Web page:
Stated in the same report is that B&N is going to develop its own eBook reader, a competitor to Kindle if you will. This is not the right strategy for B&N. As I stated in my previous article the Kindle device is not the main focus of Amazon and it will gladly give that market to control the distribution value chain. B&N should not be distracted by the success of Kindle device. The war is about the control of distribution platform not handheld devices. It cannot dilute its scare resources by focusing on both the eBook distribution platform market and the devices market as this would only enable Amazon strengthen its platform leadership position.
Strategy is about making choices and allocating limited resources and not straddling. So forget going after Kindle device, it is a red herring. B&N’s strategy should be to become another platform option for publishers and authors who would not want to see just one strong player in the eBook market.
Back in July 2008 I wrote about Amazon’s Kindle Strategy. I said they are not in it to capture the devices market but rather win the distribution platform market.
It is driving the new format, reduce the value captured by publishers and position itself to be the distribution medium of choice. The goal is to capture the format market and control the value chain and not the devices market. Since no one else s making such devices amazon.com took this on itself.
There is news today from Amazon that signals the move in that direction. Amazon announced today that they will release a Kindle iPhone Application that lets iPhone and iPod Touch users read Kindle books on their devices instead of Kindle. This program is available for free, a right move that fits with the platform strategy to increase footprint. The Kindle App will be a bit with iPhone users and it will reach top 10 among most downloaded.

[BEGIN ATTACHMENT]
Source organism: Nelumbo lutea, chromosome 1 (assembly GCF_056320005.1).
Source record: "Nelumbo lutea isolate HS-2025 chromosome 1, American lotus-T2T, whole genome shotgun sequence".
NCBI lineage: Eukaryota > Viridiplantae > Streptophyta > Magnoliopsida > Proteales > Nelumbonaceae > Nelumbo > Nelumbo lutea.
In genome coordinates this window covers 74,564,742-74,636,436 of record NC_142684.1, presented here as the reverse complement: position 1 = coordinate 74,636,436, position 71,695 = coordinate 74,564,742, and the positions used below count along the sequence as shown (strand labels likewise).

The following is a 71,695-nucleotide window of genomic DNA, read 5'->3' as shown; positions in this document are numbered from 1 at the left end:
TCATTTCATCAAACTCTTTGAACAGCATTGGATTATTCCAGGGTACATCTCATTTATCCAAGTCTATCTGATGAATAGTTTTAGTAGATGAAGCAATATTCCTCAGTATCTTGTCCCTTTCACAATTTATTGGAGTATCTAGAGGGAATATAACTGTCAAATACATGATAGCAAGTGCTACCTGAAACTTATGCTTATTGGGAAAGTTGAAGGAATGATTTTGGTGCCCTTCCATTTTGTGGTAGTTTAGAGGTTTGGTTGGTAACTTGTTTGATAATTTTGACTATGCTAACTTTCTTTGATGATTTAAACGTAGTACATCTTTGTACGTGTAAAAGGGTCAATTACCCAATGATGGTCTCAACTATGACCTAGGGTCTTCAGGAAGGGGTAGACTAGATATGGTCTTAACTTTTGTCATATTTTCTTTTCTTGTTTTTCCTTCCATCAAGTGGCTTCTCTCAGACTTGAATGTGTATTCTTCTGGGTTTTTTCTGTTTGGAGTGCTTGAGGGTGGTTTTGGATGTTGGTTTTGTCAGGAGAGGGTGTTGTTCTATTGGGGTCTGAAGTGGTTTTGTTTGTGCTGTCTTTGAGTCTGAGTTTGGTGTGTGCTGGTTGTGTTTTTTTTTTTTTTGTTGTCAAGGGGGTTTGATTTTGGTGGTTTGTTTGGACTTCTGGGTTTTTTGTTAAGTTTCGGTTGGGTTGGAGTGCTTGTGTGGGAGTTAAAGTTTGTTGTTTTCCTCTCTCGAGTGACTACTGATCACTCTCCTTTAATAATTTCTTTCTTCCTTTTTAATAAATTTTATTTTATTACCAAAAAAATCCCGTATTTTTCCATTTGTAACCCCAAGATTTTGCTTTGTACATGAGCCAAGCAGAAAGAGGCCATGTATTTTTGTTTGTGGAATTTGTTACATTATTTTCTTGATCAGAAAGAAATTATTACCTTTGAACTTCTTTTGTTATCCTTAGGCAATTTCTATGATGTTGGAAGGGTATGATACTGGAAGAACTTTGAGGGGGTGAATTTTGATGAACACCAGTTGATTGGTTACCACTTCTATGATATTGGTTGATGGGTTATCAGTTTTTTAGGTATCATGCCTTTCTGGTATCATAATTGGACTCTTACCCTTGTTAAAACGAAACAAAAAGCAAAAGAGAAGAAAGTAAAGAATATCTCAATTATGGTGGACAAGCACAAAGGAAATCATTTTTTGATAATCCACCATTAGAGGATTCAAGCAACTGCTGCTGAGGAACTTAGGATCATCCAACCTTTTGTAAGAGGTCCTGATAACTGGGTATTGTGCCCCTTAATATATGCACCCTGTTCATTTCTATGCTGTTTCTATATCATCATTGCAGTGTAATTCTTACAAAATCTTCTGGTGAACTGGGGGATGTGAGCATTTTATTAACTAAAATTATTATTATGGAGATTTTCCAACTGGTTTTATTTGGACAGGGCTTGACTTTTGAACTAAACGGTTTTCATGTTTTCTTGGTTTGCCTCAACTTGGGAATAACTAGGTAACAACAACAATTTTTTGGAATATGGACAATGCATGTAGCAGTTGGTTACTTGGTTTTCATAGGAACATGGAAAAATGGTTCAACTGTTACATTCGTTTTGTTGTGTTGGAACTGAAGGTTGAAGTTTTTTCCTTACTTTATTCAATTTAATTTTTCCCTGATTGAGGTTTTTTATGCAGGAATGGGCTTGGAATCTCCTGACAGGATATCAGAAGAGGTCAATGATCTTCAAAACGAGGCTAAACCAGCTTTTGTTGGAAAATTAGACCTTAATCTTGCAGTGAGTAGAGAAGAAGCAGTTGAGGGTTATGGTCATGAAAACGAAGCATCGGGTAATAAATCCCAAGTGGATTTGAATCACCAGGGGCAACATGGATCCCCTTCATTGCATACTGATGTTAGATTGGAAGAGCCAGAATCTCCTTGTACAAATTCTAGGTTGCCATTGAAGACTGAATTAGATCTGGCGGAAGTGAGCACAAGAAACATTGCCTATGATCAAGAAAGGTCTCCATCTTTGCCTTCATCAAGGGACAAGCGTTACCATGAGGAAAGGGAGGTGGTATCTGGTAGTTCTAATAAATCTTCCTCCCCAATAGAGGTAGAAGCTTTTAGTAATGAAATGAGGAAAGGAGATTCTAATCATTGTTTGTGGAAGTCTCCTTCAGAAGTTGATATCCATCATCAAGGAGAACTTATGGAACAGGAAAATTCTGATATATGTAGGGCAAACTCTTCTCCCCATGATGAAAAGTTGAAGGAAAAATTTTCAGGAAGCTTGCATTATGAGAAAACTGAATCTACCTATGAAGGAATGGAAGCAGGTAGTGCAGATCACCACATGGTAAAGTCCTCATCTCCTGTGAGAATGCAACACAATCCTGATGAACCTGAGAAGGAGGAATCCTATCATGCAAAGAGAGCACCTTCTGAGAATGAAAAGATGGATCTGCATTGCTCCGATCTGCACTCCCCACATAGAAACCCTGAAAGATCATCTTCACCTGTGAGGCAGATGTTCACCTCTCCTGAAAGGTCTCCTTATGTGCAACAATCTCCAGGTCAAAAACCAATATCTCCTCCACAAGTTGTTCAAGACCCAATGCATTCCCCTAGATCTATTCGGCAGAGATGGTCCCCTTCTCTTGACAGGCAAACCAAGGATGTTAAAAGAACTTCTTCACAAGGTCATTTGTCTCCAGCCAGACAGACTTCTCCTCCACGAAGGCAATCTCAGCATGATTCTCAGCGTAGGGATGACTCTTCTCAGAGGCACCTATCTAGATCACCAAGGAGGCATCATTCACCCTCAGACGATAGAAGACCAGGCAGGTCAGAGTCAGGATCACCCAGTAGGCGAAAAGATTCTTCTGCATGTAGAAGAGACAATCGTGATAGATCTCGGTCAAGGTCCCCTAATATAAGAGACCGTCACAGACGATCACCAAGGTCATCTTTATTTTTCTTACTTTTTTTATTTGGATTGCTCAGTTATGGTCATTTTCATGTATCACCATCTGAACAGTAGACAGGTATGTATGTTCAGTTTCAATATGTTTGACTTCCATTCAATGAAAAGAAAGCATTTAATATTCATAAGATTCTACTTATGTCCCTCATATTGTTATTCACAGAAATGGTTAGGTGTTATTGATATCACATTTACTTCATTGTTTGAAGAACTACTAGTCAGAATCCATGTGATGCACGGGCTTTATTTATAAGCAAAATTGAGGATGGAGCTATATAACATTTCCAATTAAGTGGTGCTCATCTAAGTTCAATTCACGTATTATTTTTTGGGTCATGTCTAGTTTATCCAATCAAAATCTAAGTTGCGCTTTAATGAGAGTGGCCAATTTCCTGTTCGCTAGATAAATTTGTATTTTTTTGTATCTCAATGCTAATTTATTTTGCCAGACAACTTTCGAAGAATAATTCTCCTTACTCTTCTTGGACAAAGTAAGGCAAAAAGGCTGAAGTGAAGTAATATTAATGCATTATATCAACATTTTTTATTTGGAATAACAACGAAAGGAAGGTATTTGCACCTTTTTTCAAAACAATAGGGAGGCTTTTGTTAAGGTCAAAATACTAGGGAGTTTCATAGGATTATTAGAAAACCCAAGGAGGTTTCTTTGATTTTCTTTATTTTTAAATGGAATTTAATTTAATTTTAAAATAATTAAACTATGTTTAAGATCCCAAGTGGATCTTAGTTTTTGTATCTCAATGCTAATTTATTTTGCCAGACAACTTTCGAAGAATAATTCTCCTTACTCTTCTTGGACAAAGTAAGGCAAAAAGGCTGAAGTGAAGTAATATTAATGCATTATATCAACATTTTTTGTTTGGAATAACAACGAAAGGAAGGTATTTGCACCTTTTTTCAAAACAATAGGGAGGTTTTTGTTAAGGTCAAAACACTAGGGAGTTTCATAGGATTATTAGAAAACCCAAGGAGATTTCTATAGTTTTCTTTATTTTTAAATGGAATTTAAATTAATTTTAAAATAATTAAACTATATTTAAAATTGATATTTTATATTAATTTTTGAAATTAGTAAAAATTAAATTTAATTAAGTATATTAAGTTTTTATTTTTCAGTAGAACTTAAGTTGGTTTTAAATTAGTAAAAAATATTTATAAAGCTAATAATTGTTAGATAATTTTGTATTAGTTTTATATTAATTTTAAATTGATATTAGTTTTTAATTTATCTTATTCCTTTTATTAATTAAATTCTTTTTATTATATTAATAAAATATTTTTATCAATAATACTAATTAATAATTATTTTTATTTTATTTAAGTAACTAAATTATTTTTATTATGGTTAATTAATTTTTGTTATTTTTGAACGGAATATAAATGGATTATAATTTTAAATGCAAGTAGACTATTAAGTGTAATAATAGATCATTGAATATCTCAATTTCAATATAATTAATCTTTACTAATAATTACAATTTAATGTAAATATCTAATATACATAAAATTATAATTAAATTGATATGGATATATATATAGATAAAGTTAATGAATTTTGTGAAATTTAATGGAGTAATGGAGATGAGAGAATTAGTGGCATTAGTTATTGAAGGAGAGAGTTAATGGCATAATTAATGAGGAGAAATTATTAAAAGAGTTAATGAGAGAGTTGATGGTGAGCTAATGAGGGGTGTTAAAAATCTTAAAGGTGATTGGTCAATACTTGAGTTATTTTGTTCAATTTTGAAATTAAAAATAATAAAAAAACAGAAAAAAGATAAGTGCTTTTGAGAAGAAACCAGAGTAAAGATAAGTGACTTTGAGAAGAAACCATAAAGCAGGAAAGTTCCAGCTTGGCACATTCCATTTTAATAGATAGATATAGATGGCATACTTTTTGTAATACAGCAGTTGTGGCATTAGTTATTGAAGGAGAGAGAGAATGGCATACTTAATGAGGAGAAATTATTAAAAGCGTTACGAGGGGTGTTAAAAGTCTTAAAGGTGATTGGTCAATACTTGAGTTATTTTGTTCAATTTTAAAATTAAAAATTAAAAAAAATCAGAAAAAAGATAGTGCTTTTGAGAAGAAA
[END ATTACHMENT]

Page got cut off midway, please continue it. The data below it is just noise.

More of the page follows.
Is this program targeted at its existing Kindle customers or new customers? While Amazon says it is adding convenience to Kindle owners allowing them to read books while they are away from their Kindle device, it is directly targeted at converting new users and increasing Kindle format footprint. For the very near term (within days) even if 1% of 10 million (approximate) iPhone/Touch users bought just 1 book at $9.99, that is $1 million in new revenue. For the long term this translates into not only more revenue from repeat purchases and new customers but also delivers on Amazon’s goal to win he platform war.
Questions do arise on why Amazon introduced Kindle at all and why it did not go for iPhone application in the first place. I think Amazon’s strategy evolved since the introduction of Kindle. The biggest factor of Kindle device is the readability with its e-ink technology, there will always be a segment willing to buy this device for this factor alone. Techcrunch downloaded Kindle App for iPhone and reported they had same reading experience on iPhone as on Kindle. Amazon probably also wanted to be negotiating with Apple from a position of strength having a powerful BATNA (Best Alternative To Negotiated Agreement).
Other Winners and losers? By giving the program away for free Amazon denied any revenue to Apple. Authors and Publishers stand to gain more from increased book sales. Magazines and Newpapers that received subscription revenue from Kindle subcribers stand to lose any additional revenue from new subscribers. This is because iPhone readers can access the content using the browser and with existing online subscription instead of paying a separate subscription fee for reading on Kindle. To some extent Sprint Nextel that has the contract with Amazon to deliver books on-demand to Kindle devices stands to lose.
Overall, Amazon will win because of its clear strategy and flaw less execution.